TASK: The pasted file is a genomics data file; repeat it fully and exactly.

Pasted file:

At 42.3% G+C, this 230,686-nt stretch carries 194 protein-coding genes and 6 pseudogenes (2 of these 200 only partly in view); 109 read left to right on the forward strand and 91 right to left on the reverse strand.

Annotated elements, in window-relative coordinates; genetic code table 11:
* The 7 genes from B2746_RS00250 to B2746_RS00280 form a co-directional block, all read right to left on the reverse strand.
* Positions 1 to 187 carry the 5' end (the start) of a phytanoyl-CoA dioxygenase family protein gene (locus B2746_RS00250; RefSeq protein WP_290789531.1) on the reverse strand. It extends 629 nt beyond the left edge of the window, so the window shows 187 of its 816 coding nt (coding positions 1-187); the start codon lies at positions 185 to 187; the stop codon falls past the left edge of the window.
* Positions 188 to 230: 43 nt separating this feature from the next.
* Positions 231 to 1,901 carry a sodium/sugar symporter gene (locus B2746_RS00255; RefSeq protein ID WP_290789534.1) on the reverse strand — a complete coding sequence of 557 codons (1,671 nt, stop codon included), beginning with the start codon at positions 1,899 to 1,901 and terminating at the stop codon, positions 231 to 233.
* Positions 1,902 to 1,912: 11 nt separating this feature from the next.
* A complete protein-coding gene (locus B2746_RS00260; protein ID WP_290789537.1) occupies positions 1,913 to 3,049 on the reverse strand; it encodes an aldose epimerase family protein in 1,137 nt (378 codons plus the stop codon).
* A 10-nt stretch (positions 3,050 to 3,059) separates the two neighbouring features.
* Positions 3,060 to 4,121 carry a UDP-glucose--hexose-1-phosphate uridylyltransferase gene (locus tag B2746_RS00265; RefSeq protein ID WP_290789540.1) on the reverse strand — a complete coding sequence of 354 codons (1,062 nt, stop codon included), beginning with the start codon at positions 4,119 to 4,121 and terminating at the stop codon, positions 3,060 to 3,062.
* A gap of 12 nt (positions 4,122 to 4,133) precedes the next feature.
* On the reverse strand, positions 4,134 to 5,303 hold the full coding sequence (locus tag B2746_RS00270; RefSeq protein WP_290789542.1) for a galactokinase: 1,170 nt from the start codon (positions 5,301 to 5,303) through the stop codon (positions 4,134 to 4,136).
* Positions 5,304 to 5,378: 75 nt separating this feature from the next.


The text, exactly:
At 42.3% G+C, this 230,686-nt stretch carries 194 protein-coding genes and 6 pseudogenes (2 of these 200 only partly in view); 109 read left to right on the forward strand and 91 right to left on the reverse strand.

Annotated elements, in window-relative coordinates; genetic code table 11:
* The 7 genes from B2746_RS00250 to B2746_RS00280 form a co-directional block, all read right to left on the reverse strand.
* Positions 1 to 187 carry the 5' end (the start) of a phytanoyl-CoA dioxygenase family protein gene (locus B2746_RS00250; RefSeq protein WP_290789531.1) on the reverse strand. It extends 629 nt beyond the left edge of the window, so the window shows 187 of its 816 coding nt (coding positions 1-187); the start codon lies at positions 185 to 187; the stop codon falls past the left edge of the window.
* Positions 188 to 230: 43 nt separating this feature from the next.
* Positions 231 to 1,901 carry a sodium/sugar symporter gene (locus B2746_RS00255; RefSeq protein ID WP_290789534.1) on the reverse strand — a complete coding sequence of 557 codons (1,671 nt, stop codon included), beginning with the start codon at positions 1,899 to 1,901 and terminating at the stop codon, positions 231 to 233.
* Positions 1,902 to 1,912: 11 nt separating this feature from the next.
* A complete protein-coding gene (locus B2746_RS00260; protein ID WP_290789537.1) occupies positions 1,913 to 3,049 on the reverse strand; it encodes an aldose epimerase family protein in 1,137 nt (378 codons plus the stop codon).
* A 10-nt stretch (positions 3,050 to 3,059) separates the two neighbouring features.
* Positions 3,060 to 4,121 carry a UDP-glucose--hexose-1-phosphate uridylyltransferase gene (locus tag B2746_RS00265; RefSeq protein ID WP_290789540.1) on the reverse strand — a complete coding sequence of 354 codons (1,062 nt, stop codon included), beginning with the start codon at positions 4,119 to 4,121 and terminating at the stop codon, positions 3,060 to 3,062.
* A gap of 12 nt (positions 4,122 to 4,133) precedes the next feature.
* On the reverse strand, positions 4,134 to 5,303 hold the full coding sequence (locus tag B2746_RS00270; RefSeq protein WP_290789542.1) for a galactokinase: 1,170 nt from the start codon (positions 5,301 to 5,303) through the stop codon (positions 4,134 to 4,136).
* Positions 5,304 to 5,378: 75 nt separating this feature from the next.